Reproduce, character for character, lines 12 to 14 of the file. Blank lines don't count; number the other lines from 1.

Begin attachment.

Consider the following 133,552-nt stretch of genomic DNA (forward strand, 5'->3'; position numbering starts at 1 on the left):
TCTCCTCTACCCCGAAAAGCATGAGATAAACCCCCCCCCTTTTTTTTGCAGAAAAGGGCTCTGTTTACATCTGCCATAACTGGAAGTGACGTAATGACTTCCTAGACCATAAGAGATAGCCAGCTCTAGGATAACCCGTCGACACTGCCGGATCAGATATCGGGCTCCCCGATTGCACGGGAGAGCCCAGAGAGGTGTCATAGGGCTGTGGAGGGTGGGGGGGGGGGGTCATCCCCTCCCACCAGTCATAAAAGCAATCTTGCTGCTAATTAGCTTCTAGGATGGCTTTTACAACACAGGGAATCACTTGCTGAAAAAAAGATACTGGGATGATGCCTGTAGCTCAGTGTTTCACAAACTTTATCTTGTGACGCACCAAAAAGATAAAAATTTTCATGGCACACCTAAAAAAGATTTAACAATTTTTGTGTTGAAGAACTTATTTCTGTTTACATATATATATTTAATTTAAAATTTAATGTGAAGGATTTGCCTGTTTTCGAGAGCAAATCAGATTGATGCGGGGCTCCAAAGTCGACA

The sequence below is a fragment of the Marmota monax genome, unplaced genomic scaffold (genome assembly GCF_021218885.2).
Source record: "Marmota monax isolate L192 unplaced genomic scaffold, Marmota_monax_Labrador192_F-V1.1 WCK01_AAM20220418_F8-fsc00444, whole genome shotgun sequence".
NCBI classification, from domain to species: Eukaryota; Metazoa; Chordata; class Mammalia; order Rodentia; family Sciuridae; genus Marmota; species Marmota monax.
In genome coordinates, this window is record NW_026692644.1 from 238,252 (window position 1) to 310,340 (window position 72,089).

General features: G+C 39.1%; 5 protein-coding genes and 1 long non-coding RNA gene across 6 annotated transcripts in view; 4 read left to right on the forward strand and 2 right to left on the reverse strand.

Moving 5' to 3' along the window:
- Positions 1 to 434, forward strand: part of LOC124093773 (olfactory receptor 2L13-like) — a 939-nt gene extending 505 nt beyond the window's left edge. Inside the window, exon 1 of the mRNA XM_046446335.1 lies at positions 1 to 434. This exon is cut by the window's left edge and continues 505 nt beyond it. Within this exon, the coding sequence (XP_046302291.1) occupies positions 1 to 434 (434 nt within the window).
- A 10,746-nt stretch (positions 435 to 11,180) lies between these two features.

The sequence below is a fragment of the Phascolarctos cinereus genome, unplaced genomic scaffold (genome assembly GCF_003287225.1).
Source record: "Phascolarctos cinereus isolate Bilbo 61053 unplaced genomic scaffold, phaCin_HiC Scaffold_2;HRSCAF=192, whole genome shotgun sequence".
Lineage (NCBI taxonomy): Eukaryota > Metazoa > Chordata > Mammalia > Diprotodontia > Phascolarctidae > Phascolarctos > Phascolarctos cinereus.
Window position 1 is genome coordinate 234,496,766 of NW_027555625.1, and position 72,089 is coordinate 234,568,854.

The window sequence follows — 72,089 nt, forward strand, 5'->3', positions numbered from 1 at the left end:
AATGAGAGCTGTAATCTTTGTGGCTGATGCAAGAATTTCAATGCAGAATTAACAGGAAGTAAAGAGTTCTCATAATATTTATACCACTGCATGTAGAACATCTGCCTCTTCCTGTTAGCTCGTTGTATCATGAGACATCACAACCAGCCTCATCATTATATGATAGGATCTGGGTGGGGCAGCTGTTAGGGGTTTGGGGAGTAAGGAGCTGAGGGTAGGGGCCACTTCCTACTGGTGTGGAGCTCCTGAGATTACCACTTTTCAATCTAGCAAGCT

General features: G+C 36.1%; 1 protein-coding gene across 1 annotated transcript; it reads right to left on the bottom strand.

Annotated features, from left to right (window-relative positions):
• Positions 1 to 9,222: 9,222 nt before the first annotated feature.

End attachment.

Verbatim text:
Source record: "Phascolarctos cinereus isolate Bilbo 61053 unplaced genomic scaffold, phaCin_HiC Scaffold_2;HRSCAF=192, whole genome shotgun sequence".
Lineage (NCBI taxonomy): Eukaryota > Metazoa > Chordata > Mammalia > Diprotodontia > Phascolarctidae > Phascolarctos > Phascolarctos cinereus.
Window position 1 is genome coordinate 234,496,766 of NW_027555625.1, and position 72,089 is coordinate 234,568,854.